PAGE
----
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In this work, we report the development and experimental validation of a coupled statistical thermodynamic model allowing prediction of the structural transitions executed by a novel DNA nanodevice, for quantitative operational design. The efficiency of target structure formation by this nanodevice, implemented with a bistable DNA molecule designed to transform between three distinct structures, is modeled by coupling the isolated equilibrium models for the individual structures. A peculiar behavior is predicted for this nanodevice, which forms the target structure within a limited temperature range by sensing thermal variations. The predicted thermal response is then validated via fluorescence measurements to quantitatively assess whether the nanodevice performs as designed. Agreement between predictions and experiment was substantial, with a 0.95 correlation for overall curve shape over a wide temperature range, from 30C to 90C. The obtained accuracy, which is comparable to that of conventional melting behavior prediction for DNA duplexes in isolation, ensures the applicability of the coupled model for illustrating general DNA reaction systems involving competitive duplex formation. Finally, tuning of the nanodevice using the current model towards design of a thermal band pass filter to control chemical circuits, as a novel function of DNA nanodevices is proposed.
DNA is a useful material for the construction of nanostructures (1,2) and functional nanodevices (3,4), due to its natural compliance with a simple Watson–Crick base pairing rule, by which complementary sequences in one or more DNA strands hybridize with specificity. The function of DNA nanodevices is realized by structural transitions, generated in response to external stimuli according to the physical properties of DNA. In addition to stepwise hybridization directed by the addition of short DNA strands (5–7), various characteristic DNA reactions, including the B–Z transition of a helix triggered by an ionic strength change (8), a structural transition triggered by a pH change (9,10) and the melting of a DNA hairpin triggered by heating (11) have been introduced as engines to drive nanodevices.
A physical model that enables a designer to predict the efficiency behavior of the structural transitions executed in a reaction system is essential to the rational design of DNA nanodevices. In general, both the intramolecular folding of a DNA strand into its optimal fold and intermolecular hybridization between complementary DNA strand pairs are intrinsically incomplete reactions, due to competition between the formation of optimal and suboptimal structures. Beyond predicting the optimal structure, a quantitative assessment of the impact of such competition requires a coupled model of system behavior. To date, an experimental study to characterize a DNA nanodevice in vitro at equilibrium was implemented under an isolated condition, which was virtually optimized so that a small number of DNA species were assumed to perform hybridization only to form the targeted optimal structure as expected. It is required to bridge a gap between experimental analysis of elementary nanodevices and the construction of nanodevice systems for achieving advanced functionality. The number of target structures and/or DNA species will increase to comprise practical nanodevice systems, accompanied by an increase in the probability of forming undesired non-target structures via accidental hybridization between partially complementary regions. Moreover, it might be expected that useful behaviors will emerge from complex nanodevice systems, due to competition between multiple competing structures. However, such behaviors can be difficult to predict and design via isolated models of structure formation.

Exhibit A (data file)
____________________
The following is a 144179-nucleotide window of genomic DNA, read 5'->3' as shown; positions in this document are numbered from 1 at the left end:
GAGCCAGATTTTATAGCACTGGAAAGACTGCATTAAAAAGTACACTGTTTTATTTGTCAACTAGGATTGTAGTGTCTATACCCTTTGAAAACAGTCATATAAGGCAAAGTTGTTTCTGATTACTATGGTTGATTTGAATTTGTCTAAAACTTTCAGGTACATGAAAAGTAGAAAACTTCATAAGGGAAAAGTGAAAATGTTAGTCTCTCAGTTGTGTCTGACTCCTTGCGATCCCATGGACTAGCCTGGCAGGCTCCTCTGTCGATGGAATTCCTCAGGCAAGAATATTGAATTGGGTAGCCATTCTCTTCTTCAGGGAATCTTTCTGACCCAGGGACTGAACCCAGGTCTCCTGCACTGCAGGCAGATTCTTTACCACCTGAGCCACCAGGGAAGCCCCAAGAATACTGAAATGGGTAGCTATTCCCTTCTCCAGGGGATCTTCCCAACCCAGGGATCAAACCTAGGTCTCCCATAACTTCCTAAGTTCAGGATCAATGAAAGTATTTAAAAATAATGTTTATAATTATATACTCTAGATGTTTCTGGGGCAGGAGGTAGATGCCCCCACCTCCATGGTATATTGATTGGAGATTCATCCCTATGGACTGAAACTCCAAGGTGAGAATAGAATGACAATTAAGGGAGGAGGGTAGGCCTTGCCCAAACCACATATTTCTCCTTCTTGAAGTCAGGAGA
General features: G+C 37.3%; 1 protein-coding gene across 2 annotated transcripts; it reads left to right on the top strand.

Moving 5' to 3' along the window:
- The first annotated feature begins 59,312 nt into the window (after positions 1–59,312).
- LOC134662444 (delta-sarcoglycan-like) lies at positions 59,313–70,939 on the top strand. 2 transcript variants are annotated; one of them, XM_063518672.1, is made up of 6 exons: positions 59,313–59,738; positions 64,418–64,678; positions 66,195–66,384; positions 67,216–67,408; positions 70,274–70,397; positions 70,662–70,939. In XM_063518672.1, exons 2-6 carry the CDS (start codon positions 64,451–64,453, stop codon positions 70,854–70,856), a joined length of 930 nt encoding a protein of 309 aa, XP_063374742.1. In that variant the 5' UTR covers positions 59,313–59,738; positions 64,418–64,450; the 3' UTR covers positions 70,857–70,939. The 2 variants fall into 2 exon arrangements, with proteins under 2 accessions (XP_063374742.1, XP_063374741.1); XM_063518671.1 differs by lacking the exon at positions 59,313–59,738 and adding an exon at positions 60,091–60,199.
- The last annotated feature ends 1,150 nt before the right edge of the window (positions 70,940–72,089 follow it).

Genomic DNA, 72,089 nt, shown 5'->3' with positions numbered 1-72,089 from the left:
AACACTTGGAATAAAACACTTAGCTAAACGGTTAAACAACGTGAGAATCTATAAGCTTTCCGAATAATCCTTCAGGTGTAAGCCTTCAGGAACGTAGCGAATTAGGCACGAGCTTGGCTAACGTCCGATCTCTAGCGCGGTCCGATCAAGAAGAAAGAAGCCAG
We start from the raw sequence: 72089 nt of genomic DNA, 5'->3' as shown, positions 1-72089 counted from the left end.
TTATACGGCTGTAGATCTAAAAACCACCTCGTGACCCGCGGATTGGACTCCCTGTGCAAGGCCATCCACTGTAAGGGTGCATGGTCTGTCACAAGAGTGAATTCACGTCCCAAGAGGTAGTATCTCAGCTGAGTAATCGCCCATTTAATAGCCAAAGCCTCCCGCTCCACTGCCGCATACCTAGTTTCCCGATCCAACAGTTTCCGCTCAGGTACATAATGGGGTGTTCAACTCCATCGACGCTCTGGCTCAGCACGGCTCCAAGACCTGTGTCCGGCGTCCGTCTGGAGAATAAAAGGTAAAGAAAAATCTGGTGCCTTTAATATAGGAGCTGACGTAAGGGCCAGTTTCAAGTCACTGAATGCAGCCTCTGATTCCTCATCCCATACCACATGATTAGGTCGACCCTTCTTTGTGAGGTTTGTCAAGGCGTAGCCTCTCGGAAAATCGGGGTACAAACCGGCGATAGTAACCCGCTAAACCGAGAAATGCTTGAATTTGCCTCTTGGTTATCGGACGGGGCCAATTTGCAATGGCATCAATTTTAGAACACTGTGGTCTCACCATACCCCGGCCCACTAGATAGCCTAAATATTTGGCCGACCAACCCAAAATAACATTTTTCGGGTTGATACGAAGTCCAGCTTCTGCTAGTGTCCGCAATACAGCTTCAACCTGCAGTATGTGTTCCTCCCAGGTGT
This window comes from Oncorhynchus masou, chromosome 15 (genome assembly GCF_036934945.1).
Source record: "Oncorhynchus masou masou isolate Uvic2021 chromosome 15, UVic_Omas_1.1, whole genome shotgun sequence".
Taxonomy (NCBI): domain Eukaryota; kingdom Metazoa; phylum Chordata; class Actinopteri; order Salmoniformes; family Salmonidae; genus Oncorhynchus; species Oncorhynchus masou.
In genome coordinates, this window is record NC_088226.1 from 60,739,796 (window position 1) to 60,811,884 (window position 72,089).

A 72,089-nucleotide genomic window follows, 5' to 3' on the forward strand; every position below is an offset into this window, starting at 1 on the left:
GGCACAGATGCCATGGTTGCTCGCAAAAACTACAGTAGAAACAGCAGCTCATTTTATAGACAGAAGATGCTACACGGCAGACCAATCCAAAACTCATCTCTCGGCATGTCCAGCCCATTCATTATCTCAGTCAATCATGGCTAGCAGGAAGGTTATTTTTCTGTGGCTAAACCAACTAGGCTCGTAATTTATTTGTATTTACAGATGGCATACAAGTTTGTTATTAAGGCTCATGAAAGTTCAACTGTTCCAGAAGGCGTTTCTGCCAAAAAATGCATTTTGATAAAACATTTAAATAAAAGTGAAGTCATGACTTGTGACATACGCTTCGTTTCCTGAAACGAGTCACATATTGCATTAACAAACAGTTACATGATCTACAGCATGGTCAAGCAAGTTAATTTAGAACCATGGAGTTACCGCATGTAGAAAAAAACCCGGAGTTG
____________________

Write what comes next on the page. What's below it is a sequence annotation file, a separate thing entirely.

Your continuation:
For achieving practical tasks using DNA nanodevices, the development of novel methodologies allowing identification of systems characteristics such as efficiency and error rate is, therefore, inevitable. In this regard, we have previously developed a coupled statistical thermodynamic model for assessing error upon DNA hybridization (12,13), yielding an ensemble average error measure referred to as the computational incoherence. Although such a coupled model of efficiency that allows the quantitative prediction of the behavior of nanodevices on a molecular scale is theoretically regarded as promising, its experimental validation still remains to be performed.